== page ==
Improper Neutralization of Special Elements used in an OS Command ('OS Command Injection')
An issue was discovered in Trend Micro InterScan Messaging Security (Virtual Appliance) 9.1-1600. An authenticated user can execute a terminal command in the context of the web server user (which is root). Besides, the default installation of IMSVA comes with default administrator credentials. The saveCert.imss endpoint takes several user inputs and performs blacklisting. After that, it uses them as arguments to a predefined operating-system command without proper sanitization. However, because of an improper blacklisting rule, it's possible to inject arbitrary commands into it.
CWE-78 - OS Command Injection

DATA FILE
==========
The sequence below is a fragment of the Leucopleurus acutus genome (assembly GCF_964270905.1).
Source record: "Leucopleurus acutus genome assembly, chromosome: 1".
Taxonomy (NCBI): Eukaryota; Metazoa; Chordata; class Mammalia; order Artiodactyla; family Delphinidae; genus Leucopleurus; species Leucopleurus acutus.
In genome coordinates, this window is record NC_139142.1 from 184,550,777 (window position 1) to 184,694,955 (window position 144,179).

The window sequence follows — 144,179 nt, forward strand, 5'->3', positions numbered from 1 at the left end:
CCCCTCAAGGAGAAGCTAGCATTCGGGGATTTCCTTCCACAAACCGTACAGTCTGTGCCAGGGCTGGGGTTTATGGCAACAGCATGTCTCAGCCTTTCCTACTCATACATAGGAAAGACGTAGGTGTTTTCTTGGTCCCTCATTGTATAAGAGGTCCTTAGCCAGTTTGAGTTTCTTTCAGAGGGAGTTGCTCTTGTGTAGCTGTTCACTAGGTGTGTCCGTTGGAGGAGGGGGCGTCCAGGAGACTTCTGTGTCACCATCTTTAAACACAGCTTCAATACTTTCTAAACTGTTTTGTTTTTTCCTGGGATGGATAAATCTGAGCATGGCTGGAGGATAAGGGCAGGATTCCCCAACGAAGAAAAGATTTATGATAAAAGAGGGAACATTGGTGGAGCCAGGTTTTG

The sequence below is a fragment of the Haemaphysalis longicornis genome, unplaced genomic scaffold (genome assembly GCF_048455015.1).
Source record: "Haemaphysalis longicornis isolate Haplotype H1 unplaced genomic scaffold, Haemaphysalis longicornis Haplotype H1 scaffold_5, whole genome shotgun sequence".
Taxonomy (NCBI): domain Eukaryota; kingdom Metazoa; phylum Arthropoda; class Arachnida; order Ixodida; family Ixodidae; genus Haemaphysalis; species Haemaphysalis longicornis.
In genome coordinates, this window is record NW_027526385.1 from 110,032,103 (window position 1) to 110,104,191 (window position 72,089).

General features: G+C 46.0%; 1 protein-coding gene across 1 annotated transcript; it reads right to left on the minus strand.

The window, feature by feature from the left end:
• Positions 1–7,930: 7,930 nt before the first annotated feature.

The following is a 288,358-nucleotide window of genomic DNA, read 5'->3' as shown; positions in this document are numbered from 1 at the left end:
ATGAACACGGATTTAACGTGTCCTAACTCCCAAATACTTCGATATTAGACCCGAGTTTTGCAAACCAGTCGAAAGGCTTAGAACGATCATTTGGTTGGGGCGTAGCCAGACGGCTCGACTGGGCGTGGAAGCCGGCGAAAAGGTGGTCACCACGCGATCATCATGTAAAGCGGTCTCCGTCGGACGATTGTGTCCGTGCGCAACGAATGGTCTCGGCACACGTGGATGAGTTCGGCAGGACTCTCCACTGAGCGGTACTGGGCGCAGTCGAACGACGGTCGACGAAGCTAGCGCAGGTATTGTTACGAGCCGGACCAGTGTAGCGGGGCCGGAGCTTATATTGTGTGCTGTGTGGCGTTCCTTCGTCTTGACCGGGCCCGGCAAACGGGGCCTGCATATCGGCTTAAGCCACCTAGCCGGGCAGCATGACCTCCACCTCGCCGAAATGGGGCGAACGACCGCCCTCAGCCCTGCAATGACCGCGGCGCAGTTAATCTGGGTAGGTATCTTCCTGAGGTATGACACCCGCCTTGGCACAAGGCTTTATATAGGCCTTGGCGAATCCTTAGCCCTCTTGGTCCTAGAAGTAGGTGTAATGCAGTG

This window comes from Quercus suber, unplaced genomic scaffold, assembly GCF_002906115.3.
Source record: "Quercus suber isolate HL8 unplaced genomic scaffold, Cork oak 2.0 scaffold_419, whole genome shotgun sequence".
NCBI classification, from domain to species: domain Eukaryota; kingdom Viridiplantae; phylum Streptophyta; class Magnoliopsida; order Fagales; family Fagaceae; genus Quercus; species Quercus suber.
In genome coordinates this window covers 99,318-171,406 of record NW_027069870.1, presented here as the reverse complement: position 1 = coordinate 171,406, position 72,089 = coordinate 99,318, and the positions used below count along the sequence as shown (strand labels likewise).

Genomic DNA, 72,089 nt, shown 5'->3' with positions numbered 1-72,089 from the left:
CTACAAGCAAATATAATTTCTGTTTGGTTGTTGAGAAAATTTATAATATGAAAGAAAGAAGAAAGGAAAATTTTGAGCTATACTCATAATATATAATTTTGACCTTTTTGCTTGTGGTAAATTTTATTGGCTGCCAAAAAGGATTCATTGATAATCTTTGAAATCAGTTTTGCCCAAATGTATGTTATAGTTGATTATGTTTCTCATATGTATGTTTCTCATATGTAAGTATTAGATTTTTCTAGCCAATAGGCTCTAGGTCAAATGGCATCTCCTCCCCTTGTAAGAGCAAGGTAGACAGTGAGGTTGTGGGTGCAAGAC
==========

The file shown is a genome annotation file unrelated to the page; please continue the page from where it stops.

The OS command injection weakness (also known as shell injection) is a vulnerability which enables an attacker to run arbitrary OS commands on a server. This is done by modifying the intended downstream OS command and injecting arbitrary commands, enabling the execution of unauthorized OS commands. This has the potential to fully compromise the application along with all of its data, and, if the compromised process does not follow the principle of least privileges, it may compromise other parts of the hosting infrastructure as well. This weakness is listed as number ten in the 'CWE Top 25 Most Dangerous Software Weaknesses'.